Credit reports as essential basis of a contract in the financial industry

In the financial industry, credit reports are a common method to verify the creditworthiness of natural persons and companies. The credit report provides information about their economic position. Credit rating is thus related to personal and economic creditworthiness, which is forecast on the basis of past and current data. The purpose of the credit report is to protect companies from deteriorating payment behaviour. Therefore the evaluation of creditworthiness of private persons and companies as well as disclosure in terms of a credit report are long since part of daily business. Justified negative entries cannot easily be deleted from credit rating databases. Whereas if the negative evaluation is unlawful, private persons and companies can take legal action. Credit reports are provided by credit rating agencies. Credit agencies are private companies and are financed by credit-lending businesses. Their business purpose is to protect their contractual partners against credit defaults. They provide information about the past credit transactions by the natural or legal person in question, the respective income situation, existing debts and current loans, as well as expenses and possible asset components.


Sources for credit reports about companies

Companies are examined to a much greater extent. Initially, the credit report is free-of-charge for general details that can be obtained from the bank or through a credit agency. Anyone who requires more information on the credit report will refer to annual financial statements with information about the equity ratio, available cash flow in terms of profit, turnover or potential losses. The annual financial statements also provide information about overall business planning, investment policy and quality of management. But there are also other sources credit reports on companies may be obtained from. These include credit reference agencies that provide economic information about companies. Depending on the level of risk to be hedged, various information may be obtained as part of the credit report. The credit report may impart very basic information, for example, the company's history, business purpose and associated industry, subsidiaries, shareholding and real estate. In order to assess the economic situation within a credit report, details about the overall financial health of the company, its payment history and negative features, business figures and balance sheets are also required.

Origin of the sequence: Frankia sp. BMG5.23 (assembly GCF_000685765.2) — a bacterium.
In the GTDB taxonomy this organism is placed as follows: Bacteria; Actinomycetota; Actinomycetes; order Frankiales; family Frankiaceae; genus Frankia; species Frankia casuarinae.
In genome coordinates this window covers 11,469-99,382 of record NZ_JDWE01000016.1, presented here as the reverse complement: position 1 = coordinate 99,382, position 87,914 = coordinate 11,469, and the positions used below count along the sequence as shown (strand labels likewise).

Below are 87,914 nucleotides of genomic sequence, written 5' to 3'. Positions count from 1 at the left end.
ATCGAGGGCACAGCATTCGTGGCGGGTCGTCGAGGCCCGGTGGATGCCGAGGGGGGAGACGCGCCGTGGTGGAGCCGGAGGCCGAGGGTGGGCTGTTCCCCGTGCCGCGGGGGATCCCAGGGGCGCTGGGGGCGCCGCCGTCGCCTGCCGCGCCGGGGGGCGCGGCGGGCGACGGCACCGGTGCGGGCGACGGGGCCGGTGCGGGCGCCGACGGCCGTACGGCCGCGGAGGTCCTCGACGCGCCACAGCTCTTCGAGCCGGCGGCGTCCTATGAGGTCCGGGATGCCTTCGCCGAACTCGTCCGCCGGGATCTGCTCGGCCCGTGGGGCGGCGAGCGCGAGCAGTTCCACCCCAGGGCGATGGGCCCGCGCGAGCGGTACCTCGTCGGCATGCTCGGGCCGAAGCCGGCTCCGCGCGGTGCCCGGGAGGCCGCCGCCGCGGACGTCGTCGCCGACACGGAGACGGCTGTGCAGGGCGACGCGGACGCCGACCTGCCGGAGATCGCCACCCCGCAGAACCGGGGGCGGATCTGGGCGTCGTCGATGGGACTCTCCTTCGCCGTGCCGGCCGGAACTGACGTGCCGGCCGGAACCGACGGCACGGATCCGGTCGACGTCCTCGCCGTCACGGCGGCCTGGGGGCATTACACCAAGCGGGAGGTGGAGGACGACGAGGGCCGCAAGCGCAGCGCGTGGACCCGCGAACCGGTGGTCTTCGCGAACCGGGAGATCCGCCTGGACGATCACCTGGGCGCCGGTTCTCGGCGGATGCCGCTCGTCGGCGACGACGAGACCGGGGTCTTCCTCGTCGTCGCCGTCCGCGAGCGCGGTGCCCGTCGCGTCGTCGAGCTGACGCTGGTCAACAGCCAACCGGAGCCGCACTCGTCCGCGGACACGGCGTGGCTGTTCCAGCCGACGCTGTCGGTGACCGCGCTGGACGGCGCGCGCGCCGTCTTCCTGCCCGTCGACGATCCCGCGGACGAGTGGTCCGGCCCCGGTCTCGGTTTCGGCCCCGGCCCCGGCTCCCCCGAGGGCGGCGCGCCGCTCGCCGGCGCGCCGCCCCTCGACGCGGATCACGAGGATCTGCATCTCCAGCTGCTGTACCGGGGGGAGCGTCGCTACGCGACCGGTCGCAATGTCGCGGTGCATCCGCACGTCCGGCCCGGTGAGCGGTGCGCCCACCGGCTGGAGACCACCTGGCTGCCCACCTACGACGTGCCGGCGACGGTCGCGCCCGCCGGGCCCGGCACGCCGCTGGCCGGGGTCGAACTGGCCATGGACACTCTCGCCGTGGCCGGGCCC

Score values

For personally liable directors and partners, freelancers and small businesses, "score values" are calculated to rate the creditworthiness and relay this in form of a credit report. A score value provides information regarding the probability of the person concerned being able to pay their invoice. Score values, sometimes referred to as "conduct grades" in German, are part of the assessment of the concerned person's solvency and willingness to pay. Credit reports are provided by credit rating agencies.


Effects of a credit report

As a matter of principle, business dealings with higher risk should be vetted much stricter and more comprehensively than those with lower risk. In any case, the credit report should be obtained prior to rendering the service. For less creditworthy business partners or customers, the terms underlying the business transaction can be adapted according to the result of the credit report. The respective creditor is free to decide which credit criteria are used and how they are weighted. The credit ratings associated with a credit report are done with the first granting of a loan, but also continuously during the term of the granted loan. Credit ratings based on credit criteria result in a rating grade, with the purpose of determining the current credit risk of a respective debtor at different times. In an evaluation points are being awarded, which provides information on creditworthiness as well as the division into rating classes. Positive entries in a credit report not only confirm good creditworthiness, but also makes for potential contract partners to be open for credit applications. The consequences of negative entries also have a negative effect on credit applications, so that the risk of a possible insolvency (colloquial: bankruptcy) in case of a payment shortage is much higher.